Man of the Cloth


Made-to-measure tailoring has a new convert in Veep writer Ian Martin



Over the years I’ve retrofitted my sartorial indifference into a sort of lazy defiance. If not exactly effortlessly chic, then at the very least effortlessly shit. Which is halfway there, surely.


Yet at the back of my mind has been a yearning to own a really good suit. It’s a yearning I suppressed as a young man with moral sensibilities marinading in hippie bongsmoke. A“suit”wasn’t just the suit, man. A “suit” was the person wearing it, yeah? A conformist. Part of the Straight Conspiracy. No. I’m an individual and so are my mates and we’re all rebelling against conformity in jeans and tie-dyed granddad shirts.


I nursed this absurd idea that a tailored suit was some wanky bourgeois signifier, despite the evidence of endless Essex family weddings where the groom always looked better than he’d ever looked before or ever would again. Enough, I thought. I’m old, I’m earning, we’ve paid off the mortgage. I’m getting a proper suit.


photoI don’t think I’d ever have gone inside Rake’s Duke Street premises without my friend Sali Hughes covering me. I’ve always found high-end clothes shops pretty intimidating. “You don’t belong here!” they seem to scream. “Leave now or face the sneering humiliation you deserve, you fat deluded man-worm!”. I assumed that if I ever stepped inside one I’d be cut to pieces by the acerbic wit of thin young men in expensive suits and those 1950s footballers’ haircuts they all have these days.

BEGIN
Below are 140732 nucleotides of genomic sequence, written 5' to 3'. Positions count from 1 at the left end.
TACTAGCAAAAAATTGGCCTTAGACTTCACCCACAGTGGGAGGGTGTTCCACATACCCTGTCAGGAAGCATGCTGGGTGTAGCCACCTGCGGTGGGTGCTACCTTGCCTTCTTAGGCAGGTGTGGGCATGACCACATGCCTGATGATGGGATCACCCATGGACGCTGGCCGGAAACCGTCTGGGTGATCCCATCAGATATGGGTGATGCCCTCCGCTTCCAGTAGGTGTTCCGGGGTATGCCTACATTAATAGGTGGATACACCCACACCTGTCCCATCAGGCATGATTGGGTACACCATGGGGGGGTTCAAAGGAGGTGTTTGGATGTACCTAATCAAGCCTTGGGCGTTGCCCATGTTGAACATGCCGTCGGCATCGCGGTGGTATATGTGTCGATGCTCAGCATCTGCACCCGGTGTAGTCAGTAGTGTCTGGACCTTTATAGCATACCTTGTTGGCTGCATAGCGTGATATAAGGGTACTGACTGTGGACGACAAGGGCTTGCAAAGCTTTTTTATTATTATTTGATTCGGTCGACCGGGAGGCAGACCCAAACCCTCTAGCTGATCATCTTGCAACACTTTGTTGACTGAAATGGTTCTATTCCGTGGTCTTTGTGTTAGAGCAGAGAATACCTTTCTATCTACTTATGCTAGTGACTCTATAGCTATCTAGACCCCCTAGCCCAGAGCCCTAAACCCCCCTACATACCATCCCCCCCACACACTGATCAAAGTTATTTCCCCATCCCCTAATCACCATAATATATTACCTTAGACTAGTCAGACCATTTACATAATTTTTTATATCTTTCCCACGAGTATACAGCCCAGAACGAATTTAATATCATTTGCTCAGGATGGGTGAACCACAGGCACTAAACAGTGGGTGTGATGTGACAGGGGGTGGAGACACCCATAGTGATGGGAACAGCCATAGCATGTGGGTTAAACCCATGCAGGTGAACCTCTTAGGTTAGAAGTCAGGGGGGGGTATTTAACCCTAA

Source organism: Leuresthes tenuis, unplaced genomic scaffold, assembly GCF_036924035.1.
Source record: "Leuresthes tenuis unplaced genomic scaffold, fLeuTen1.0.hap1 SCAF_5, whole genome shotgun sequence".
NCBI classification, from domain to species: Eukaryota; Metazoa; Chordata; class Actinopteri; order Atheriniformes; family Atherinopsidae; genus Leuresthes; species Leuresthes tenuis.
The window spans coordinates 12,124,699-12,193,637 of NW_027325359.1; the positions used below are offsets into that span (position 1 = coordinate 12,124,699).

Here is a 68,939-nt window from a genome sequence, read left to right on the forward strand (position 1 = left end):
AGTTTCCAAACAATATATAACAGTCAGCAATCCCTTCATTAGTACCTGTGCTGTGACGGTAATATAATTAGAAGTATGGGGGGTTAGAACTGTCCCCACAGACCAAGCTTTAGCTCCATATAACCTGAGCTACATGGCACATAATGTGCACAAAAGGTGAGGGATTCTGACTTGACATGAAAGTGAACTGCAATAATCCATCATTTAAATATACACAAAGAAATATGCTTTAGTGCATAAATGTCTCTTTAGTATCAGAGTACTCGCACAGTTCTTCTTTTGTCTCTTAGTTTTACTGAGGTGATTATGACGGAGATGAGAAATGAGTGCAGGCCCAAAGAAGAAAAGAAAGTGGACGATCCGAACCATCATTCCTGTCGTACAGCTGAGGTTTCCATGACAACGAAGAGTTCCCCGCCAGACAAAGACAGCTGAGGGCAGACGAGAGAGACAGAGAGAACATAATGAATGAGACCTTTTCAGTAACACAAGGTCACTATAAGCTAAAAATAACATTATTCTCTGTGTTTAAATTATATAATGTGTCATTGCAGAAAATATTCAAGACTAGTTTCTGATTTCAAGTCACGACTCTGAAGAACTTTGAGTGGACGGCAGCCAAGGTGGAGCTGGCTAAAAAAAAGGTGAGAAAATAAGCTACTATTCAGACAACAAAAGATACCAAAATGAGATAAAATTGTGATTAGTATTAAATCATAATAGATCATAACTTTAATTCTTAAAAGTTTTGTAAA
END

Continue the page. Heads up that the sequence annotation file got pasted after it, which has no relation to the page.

Rake is indeed populated by fit young men in amazing suits with footballers’ haircuts but they’re NICE. Not at all snooty. My tailor is Will, an endlessly accommodating perfectionist. We start by discussing what I want a suit “for”. Well, I say, in the vaguest possible terms, I’ve fancied getting a really good suit for a while, a proper jacket takes half a stone off, and of course you need something for special occasions, like leaving the house. Will wanted to know if I’d wear it a lot. Well, it depends on how often I leave the house. “Something you can wear any time”, Sali suggests. “You know, you want to be the smart bloke on the train”.